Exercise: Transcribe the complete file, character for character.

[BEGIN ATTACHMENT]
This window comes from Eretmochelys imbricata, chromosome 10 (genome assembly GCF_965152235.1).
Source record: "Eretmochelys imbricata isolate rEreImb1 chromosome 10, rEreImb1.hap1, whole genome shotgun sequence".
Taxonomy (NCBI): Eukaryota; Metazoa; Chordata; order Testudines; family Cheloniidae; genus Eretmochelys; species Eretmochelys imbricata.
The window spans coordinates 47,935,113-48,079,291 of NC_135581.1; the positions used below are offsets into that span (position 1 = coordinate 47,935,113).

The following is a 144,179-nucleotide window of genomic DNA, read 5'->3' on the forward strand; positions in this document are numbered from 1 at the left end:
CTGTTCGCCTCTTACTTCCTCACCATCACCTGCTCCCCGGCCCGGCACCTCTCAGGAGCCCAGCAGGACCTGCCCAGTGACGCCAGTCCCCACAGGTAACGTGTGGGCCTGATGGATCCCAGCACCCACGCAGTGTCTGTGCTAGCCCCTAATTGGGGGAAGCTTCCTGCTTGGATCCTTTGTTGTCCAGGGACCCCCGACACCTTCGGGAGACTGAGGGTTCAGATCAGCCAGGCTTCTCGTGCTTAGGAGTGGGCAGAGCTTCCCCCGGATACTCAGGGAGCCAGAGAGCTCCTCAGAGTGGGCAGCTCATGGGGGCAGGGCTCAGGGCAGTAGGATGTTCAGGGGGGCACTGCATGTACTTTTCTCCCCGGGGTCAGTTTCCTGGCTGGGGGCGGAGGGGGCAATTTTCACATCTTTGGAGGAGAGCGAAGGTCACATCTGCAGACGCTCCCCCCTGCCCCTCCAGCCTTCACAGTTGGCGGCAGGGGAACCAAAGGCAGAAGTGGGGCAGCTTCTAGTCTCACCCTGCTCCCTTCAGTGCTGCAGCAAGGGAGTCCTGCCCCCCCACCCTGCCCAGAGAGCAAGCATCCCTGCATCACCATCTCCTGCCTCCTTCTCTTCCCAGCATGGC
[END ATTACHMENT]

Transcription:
This window comes from Eretmochelys imbricata, chromosome 10 (genome assembly GCF_965152235.1).
Source record: "Eretmochelys imbricata isolate rEreImb1 chromosome 10, rEreImb1.hap1, whole genome shotgun sequence".
Taxonomy (NCBI): Eukaryota; Metazoa; Chordata; order Testudines; family Cheloniidae; genus Eretmochelys; species Eretmochelys imbricata.
The window spans coordinates 47,935,113-48,079,291 of NC_135581.1; the positions used below are offsets into that span (position 1 = coordinate 47,935,113).

The following is a 144,179-nucleotide window of genomic DNA, read 5'->3' on the forward strand; positions in this document are numbered from 1 at the left end:
CTGTTCGCCTCTTACTTCCTCACCATCACCTGCTCCCCGGCCCGGCACCTCTCAGGAGCCCAGCAGGACCTGCCCAGTGACGCCAGTCCCCACAGGTAACGTGTGGGCCTGATGGATCCCAGCACCCACGCAGTGTCTGTGCTAGCCCCTAATTGGGGGAAGCTTCCTGCTTGGATCCTTTGTTGTCCAGGGACCCCCGACACCTTCGGGAGACTGAGGGTTCAGATCAGCCAGGCTTCTCGTGCTTAGGAGTGGGCAGAGCTTCCCCCGGATACTCAGGGAGCCAGAGAGCTCCTCAGAGTGGGCAGCTCATGGGGGCAGGGCTCAGGGCAGTAGGATGTTCAGGGGGGCACTGCATGTACTTTTCTCCCCGGGGTCAGTTTCCTGGCTGGGGGCGGAGGGGGCAATTTTCACATCTTTGGAGGAGAGCGAAGGTCACATCTGCAGACGCTCCCCCCTGCCCCTCCAGCCTTCACAGTTGGCGGCAGGGGAACCAAAGGCAGAAGTGGGGCAGCTTCTAGTCTCACCCTGCTCCCTTCAGTGCTGCAGCAAGGGAGTCCTGCCCCCCCACCCTGCCCAGAGAGCAAGCATCCCTGCATCACCATCTCCTGCCTCCTTCTCTTCCCAGCATGGC